(Last Updated on : 28-05-2015)
Guru Dutt or Vasanth Kumar Shivashankar Padukone was born on July 9, 1925 and was a Hindi film director, producer, and actor. This legend has made the exemplary 1950-'60s classics such as Pyaasa (The Thirsty One), Kaagaz Ke Phool (Paper Flowers), Sahib Biwi Aur Ghulam (The Gentleman, the Wife and the Servant) and Chaudhvi Ka Chaand (The Fourteenth Day Moon).
Guru Dutt was born to Shivashankar Rao Padukone and Vasanthi Padukone and they belonged to the Chitrapur Saraswats origin. Their ancestral home was at Panambur, a village in South Kanara district of Karnataka
. His father was initially a headmaster, and then changed his profession as a bank employee. His mother Vasanthi was at first a housewife, but later taught in a school, offered private tuition and also wrote short stories and took effort to translate Bengali novels into Kannada to earn some money. Guru Dutt's mother was only 16 years of age when he was born. Guru Dutt had a tough childhood with financial difficulties. Due to this constant botheration of expenses, his parents also had a strained relationship and as a result Guru Dutt suffered. As a child he experienced several violent situations in his home itself. The hostility from his maternal uncle's family, a terrifying encounter with his insane maternal adopted uncle, and the death of his seven-month old brother Shashidhar made him numb at the depths of the young heart.
Vasanth Kumar was the first name given to Guru Dutt at birth at the suggestion of his mother's elder brother, but after a childhood accident, he was renamed Guru Dutt, since his relatives felt the later name to be a more auspicious. Guru Dutt had three younger brothers, Atmaram, Devidas and Vijay and a younger sister, Lalitha. The Indian film director, Kalpana Lajmi happens to be his sister's daughter. Guru Dutt loved to spend his time with his mother's cousin, Balakrishna B. Benegal (known to the family as Bakutmama) who was a painter of cinema posters. The Indian film director, Shyam Benegal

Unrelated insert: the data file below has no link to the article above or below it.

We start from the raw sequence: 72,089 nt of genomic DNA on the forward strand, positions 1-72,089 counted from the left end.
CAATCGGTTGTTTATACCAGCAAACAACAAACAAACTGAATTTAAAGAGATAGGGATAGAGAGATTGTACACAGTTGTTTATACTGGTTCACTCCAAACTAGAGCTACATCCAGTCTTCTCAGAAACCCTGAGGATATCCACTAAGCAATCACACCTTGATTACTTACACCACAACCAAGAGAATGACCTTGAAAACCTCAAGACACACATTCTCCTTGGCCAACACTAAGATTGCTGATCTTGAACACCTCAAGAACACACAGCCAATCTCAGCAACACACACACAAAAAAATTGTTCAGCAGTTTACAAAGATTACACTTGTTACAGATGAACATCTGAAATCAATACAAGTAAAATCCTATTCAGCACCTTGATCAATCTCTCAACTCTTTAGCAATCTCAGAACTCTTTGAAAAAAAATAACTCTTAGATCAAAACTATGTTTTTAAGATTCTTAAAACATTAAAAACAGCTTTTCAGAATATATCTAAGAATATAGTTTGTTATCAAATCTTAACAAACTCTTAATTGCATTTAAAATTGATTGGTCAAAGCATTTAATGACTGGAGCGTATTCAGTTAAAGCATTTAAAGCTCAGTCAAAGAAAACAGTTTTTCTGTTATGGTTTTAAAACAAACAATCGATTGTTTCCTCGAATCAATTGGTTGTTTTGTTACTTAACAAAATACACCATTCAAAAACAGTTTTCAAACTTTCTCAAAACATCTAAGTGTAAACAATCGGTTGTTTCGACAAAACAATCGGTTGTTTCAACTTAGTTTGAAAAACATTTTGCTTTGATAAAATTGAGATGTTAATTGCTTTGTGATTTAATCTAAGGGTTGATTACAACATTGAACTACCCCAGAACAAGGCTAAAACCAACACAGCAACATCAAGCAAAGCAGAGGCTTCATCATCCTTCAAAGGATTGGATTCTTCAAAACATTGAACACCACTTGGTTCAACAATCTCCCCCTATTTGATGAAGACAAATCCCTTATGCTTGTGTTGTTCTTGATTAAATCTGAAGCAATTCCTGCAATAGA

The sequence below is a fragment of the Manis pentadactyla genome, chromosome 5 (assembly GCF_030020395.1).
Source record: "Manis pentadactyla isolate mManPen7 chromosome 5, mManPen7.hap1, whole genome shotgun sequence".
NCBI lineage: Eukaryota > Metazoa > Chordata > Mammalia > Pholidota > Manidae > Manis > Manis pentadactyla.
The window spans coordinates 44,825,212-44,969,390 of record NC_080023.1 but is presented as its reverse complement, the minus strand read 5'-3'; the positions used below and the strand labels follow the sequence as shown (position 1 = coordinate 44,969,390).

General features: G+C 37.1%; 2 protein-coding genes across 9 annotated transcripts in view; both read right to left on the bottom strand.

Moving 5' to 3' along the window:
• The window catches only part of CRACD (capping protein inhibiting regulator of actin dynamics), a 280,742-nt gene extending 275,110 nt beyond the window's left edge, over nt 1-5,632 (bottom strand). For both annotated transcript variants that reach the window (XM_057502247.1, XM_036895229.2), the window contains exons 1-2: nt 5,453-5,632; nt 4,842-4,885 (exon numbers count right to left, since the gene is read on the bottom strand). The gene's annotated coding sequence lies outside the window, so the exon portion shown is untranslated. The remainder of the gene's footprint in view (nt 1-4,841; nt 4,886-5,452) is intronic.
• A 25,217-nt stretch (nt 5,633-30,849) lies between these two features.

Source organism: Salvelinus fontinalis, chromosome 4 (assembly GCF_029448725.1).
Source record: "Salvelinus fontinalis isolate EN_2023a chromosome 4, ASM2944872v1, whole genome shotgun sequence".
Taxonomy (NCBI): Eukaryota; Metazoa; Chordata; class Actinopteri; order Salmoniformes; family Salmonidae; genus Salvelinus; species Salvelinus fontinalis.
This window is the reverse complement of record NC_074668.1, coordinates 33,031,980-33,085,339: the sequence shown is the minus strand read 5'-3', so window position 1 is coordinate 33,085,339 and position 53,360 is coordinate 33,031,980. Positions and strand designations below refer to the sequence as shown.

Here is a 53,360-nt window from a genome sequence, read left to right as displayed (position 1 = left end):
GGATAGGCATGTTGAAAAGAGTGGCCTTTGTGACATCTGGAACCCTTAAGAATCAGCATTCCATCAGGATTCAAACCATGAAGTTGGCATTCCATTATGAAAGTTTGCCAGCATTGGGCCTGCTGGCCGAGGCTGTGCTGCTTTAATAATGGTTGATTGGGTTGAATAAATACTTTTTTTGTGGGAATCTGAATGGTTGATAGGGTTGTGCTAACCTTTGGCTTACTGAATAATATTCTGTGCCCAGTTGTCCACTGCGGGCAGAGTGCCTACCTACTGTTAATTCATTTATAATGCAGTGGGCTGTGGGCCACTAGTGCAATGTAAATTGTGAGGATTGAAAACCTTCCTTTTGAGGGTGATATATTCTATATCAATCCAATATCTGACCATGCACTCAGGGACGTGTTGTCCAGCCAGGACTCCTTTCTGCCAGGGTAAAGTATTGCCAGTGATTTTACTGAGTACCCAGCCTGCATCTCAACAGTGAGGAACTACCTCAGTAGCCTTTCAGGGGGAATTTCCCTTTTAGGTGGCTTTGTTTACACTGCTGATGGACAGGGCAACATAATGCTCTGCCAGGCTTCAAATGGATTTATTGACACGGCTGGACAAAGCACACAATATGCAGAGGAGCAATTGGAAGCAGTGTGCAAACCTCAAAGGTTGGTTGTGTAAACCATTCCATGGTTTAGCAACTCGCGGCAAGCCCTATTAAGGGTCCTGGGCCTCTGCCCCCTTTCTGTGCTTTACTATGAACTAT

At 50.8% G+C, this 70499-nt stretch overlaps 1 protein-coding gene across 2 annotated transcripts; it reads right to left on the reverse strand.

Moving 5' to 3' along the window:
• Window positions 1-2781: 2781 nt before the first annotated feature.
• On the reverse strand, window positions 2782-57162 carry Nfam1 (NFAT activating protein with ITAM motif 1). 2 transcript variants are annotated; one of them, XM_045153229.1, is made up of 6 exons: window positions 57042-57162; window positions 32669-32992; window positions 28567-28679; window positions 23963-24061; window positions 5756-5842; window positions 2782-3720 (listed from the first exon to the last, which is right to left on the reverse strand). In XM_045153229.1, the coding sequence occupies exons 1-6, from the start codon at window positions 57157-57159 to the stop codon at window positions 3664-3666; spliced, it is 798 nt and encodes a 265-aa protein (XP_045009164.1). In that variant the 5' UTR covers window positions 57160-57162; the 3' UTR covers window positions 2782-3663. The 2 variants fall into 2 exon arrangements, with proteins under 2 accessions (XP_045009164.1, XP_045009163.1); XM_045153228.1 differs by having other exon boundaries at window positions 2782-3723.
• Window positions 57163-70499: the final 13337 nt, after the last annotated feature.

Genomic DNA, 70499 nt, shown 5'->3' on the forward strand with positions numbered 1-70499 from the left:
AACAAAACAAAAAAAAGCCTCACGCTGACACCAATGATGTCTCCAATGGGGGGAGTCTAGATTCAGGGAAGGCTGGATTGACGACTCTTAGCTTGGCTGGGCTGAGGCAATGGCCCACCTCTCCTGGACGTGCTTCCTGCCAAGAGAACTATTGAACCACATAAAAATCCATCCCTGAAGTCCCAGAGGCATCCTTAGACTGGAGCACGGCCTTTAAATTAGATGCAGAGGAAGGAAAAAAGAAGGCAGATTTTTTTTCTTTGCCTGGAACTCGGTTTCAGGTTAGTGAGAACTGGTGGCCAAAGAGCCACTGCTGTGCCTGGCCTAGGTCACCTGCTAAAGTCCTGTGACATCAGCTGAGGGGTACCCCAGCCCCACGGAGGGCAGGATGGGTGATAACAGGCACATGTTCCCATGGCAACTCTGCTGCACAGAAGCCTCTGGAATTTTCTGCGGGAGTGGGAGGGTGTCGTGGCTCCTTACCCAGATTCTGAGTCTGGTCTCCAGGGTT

, is the son of Sridhar B. Benegal, who was Balakrishna's younger brother.
At 14 years of age Guru Dutt would use his fingers to create images on a wall lit up by the flickering light of their grandmother's diya, while she performed the evening arathi. Even without formal training Guru Dutt could create inspired movements as he did when he persuaded his uncle, Benegal, to photograph him performing a snake dance, based on only a painting by the his uncle. The snake dance was later performed at a communal gathering of Saraswat Brahmins at Calcutta for which Guru Dutt was even given a cash prize of 5 Rupees. Guru Dutt was a good student, but never went to college, mainly because of financial troubles at home. Instead, he voluntarily joined the performing arts troupe of Uday Shankar, the older brother of the better-known Ravi Shankar
The Uday Shankar India Culture Center at Almora was a renowned institution teaching dance, drama, and music. This center aimed at combining the best of the Gurukula system with a modern Arts University, and tried to train potential students, at home in many disciplines. Guru Dutt joined the center at age 16 in 1941 on a five-year scholarship of Rs. 75 annually that meant a lot of money then and studied at Almora until 1944, when the advancing World War II forced the closing of the center.
Guru Dutt's father had his job posting as a headmaster at Panambur and later changed the domain to a bank employee at Bangalore
. He started to work as an administrative clerk at the Burmah Shell Company and resided at Bhawanipore near Calcutta
, where Guru Dutt completed his schooling. Hence, Guru Dutt was able to speak fluent Bengali, and carried a distinct mark of Bengali culture in his work. Later, when he moved to Mumbai
in the 1940s, he left alone the Shivashankar Padukone part of his name, and became known simply as Guru Dutt. Because Dutt is a very common Bengali title, many people assumed him to be a Bengali.